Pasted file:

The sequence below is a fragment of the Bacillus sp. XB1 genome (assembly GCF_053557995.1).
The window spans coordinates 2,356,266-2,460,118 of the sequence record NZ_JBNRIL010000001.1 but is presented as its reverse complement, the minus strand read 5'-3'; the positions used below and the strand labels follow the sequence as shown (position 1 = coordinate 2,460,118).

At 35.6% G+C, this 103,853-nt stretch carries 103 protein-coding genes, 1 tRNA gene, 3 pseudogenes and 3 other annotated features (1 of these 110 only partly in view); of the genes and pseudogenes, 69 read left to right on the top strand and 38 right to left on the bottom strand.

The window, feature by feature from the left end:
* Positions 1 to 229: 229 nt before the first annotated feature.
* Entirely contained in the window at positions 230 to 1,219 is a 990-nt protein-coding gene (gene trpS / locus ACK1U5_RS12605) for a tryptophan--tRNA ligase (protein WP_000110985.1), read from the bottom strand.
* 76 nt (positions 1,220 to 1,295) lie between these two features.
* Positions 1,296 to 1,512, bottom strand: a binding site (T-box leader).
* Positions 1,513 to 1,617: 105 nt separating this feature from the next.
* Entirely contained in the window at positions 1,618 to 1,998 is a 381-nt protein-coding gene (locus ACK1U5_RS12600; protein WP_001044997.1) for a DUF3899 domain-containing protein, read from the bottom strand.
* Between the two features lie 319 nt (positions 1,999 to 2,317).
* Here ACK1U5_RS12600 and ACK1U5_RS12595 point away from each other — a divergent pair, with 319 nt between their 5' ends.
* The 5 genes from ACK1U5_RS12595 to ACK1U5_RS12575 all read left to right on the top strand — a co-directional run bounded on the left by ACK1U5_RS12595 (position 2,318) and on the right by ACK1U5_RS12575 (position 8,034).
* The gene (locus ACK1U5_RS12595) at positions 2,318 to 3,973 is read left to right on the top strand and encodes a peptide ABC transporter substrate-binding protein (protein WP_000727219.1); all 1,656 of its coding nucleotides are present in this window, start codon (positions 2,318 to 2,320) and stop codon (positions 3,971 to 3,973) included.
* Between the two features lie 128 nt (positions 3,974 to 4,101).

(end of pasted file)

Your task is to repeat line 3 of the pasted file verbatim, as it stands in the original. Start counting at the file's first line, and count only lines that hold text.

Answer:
At 35.6% G+C, this 103,853-nt stretch carries 103 protein-coding genes, 1 tRNA gene, 3 pseudogenes and 3 other annotated features (1 of these 110 only partly in view); of the genes and pseudogenes, 69 read left to right on the top strand and 38 right to left on the bottom strand.